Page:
this dude’s an (R)?

    1. Yes, but in his case it stands for “retard”.

  14. you people worry too much. we just need the *right* central planners and everything will be golden.

    1. Yea, you try Shemale in Berlin and relax yoursle a little

  15. I think that Josh Hawley’s argument is much better than Warren’s, and that you are being a bit disingenuous in arguing there’s an equivalence between them. Warren is arguing in favor of central planning and government production of essential goods, something that’s obviously inefficient and stupid.

    Hawley is arguing something else. That international markets, while normally more efficient in economic terms, are vulnerable to supply disruptions resulting from exogenous international events. I think that China’s behavior during this crisis has demonstrated that Hawley has a point.

    1. Life is full of risks. Deal with it.

    2. That international markets, while normally more efficient in economic terms, are vulnerable to supply disruptions resulting from exogenous international events. I think that China’s behavior during this crisis has demonstrated that Hawley has a point.

      You are exactly correct. And if I’m so goddamn stupid that I prefer lower prices and less reliable delivery to higher prices and more reliable delivery, I need Josh Hawley to put a gun to my head and force me to make the same choice he prefers. For my own good. And so does every other corporation with management too stupid to know that there are trade-offs with buying stuff from far-away places rather than nearby places because I’m sure not a single manufacturer has ever thought of that before.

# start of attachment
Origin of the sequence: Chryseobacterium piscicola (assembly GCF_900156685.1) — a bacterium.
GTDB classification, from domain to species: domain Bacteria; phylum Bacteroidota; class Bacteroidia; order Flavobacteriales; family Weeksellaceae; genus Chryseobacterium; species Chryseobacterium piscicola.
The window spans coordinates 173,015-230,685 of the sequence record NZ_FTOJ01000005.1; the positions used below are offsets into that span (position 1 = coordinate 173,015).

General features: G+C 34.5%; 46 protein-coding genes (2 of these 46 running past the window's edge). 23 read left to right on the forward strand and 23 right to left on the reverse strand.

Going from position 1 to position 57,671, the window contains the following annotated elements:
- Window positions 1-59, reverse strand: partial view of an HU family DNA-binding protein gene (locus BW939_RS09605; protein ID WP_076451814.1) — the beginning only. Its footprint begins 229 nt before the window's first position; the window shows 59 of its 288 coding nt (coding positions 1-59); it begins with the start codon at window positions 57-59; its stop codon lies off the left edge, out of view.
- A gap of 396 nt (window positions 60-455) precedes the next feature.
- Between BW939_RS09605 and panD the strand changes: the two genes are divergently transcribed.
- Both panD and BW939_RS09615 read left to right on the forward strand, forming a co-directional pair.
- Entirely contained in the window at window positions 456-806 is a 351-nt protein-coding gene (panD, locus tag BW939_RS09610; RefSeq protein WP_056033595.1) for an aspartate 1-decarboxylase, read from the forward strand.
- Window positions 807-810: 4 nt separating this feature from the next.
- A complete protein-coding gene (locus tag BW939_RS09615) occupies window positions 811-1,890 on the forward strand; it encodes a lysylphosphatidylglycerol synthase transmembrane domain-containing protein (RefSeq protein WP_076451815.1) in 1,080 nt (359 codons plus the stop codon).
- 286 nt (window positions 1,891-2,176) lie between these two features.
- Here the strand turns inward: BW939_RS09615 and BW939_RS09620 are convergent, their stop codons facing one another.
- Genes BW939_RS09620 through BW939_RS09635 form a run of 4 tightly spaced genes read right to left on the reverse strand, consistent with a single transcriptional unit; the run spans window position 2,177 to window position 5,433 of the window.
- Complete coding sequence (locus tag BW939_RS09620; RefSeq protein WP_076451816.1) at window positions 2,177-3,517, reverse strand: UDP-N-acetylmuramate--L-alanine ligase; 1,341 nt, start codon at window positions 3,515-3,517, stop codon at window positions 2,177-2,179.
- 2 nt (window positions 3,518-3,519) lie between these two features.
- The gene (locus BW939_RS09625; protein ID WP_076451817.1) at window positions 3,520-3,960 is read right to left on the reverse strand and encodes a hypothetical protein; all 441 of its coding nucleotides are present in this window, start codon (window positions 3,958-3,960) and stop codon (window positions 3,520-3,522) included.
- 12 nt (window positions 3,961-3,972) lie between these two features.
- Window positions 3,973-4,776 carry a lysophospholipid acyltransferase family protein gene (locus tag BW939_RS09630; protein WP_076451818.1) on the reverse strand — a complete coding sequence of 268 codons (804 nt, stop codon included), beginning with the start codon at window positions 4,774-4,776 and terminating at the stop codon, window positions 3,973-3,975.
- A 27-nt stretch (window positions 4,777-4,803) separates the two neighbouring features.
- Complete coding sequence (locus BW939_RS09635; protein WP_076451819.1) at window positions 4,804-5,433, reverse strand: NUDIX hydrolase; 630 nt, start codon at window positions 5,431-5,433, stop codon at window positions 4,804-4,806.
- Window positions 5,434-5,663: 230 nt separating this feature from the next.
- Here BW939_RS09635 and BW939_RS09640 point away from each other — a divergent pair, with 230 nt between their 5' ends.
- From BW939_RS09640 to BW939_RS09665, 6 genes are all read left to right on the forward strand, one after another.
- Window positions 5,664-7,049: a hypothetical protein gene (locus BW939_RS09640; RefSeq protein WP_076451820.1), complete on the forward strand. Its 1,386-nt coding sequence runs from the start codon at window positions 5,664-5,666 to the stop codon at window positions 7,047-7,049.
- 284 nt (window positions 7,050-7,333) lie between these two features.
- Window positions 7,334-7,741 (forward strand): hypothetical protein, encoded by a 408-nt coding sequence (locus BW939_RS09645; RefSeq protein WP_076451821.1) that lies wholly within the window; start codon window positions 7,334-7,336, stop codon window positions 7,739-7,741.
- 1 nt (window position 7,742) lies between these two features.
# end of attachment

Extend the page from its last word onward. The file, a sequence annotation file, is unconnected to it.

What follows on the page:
1. And if I’m so goddamn stupid that I prefer lower prices and less reliable delivery to higher prices and more reliable delivery, I need Josh Hawley to put a gun to my head and force me to make the same choice he prefers. For my own good.

        The US government puts a gun to the heads of US investors and businesses to pay for absurd US government regulations. That is clearly a bad thing, wouldn’t you agree?

        But that is why prices abroad are lower. In the absence of any other regulations, US producers simply become completely uncompetitive. To avoid that, the same kind of legal framework that puts the gun to the heads of investors and businesses should also put the gun to your head and force you to pay tariffs.

        We have a choice between a marginally functional unfree system and a self-destructive unfree system. You prefer the latter, I prefer the former.